Leader comment: Justice must not be ‘worse than rape’

Sex crime victims must not be so traumatised by the justice system that they drop cases
Sex crime victims must not be so traumatised by the justice system that they drop cases
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That victims of rape and sexual assault are refusing to take part in the prosecution of attackers because the experience is so traumatising should shame the Scottish legal system.

That victims of rape and sexual assault are refusing to take part in the prosecution of attackers because the experience is so traumatising should shame the Scottish legal system.

In the chilling words of one victim, the experience was “worse than being raped”.

The findings of a new report by the Inspectorate of Prosecution in Scotland make bleak reading, but in truth similar conclusions could have been reached at any point over the past decades.

READ MORE: Scots rape victims ‘traumatised’ by court experience

Giving evidence just a few feet from their attacker must be stressful enough and it is a situation made worse by repeated postponements and, in some cases, ridiculously long waits for a case to come to trial.

How many of us would be able to truthfully testify – to say all that was needed to be said and in the way it should be – when under interrogation by an highly intelligent advocate intent on trying to exploit the slightest moment of confusion.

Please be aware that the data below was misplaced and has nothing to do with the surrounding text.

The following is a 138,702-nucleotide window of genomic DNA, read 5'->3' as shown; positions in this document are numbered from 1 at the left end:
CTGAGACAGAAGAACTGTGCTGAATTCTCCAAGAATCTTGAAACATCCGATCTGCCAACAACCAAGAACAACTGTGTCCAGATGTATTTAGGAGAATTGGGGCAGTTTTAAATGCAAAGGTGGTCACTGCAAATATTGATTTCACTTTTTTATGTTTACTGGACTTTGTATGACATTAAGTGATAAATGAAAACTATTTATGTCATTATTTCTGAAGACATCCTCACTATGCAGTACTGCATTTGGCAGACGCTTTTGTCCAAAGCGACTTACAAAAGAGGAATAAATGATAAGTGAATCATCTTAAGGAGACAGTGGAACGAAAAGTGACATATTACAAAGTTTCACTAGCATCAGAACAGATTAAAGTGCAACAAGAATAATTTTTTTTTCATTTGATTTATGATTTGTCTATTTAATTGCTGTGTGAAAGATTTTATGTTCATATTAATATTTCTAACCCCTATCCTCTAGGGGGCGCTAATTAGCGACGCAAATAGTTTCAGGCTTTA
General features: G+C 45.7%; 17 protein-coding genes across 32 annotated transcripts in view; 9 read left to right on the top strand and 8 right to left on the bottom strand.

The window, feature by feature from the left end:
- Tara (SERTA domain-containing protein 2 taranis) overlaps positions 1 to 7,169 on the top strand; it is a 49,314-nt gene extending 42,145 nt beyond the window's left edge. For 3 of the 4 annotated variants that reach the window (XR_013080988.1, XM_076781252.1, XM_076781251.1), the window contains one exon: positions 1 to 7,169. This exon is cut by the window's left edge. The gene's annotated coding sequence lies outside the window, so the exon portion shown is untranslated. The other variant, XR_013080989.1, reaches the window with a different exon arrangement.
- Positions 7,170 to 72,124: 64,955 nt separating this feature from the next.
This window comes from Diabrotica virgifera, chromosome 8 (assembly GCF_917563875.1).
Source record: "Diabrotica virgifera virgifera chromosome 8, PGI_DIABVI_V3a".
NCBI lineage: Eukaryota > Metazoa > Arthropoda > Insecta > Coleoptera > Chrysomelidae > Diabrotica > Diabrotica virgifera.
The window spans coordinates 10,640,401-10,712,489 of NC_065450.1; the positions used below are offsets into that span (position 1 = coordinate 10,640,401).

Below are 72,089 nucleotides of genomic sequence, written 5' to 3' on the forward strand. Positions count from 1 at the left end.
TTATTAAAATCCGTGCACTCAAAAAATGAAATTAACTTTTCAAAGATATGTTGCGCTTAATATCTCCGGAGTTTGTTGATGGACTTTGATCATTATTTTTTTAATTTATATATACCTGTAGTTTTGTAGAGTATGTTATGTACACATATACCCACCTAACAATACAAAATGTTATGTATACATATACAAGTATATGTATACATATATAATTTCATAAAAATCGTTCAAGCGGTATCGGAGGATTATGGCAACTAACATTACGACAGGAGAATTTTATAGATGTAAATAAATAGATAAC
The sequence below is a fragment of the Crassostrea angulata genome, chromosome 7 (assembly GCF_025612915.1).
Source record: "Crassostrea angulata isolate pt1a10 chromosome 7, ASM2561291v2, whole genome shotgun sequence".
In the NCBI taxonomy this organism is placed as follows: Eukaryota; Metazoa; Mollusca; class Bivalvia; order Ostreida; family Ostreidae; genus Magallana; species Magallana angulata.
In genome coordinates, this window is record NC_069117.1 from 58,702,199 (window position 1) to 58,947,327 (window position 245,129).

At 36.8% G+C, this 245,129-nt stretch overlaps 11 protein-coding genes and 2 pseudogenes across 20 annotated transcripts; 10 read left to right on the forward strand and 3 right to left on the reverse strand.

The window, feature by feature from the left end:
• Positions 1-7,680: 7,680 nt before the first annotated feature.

If anyone thinks the conviction rate for rape and attempted rape of 48 per cent means the majority of offenders are being successfully prosecuted, they are deluding themselves. And if even more genuine victims are not seeking to prosecute their attackers because, as Rape Crisis Scotland says, “the cost of getting justice is too high”, this is quite clearly untenable.

Something must change.

For a start, judges should make absolutely sure that defence lawyers are not deliberately putting off cases in the hope the victim will give up, and they also need to ensure cross-examination is done in an appropriate manner, clamping down hard on any attempts to badger the victim or ask inappropriate questions. Victims should also receive greater support and advice during the process.

As the sexual harassment scandal in the world of politics, entertainment and beyond has shown, men’s attitudes towards women – particularly the propensity to exploit positions of power – must change rapidly.

We should all ask the question if the current court system – created at a time when men held near absolute power – is fit for purpose.

And why is it that sex crimes have become so prevalent in our society, making up an astonishing 75 per cent of the prosecution’s work in the High Court?

Could it be that offenders believe there is little chance they will be sent to prison?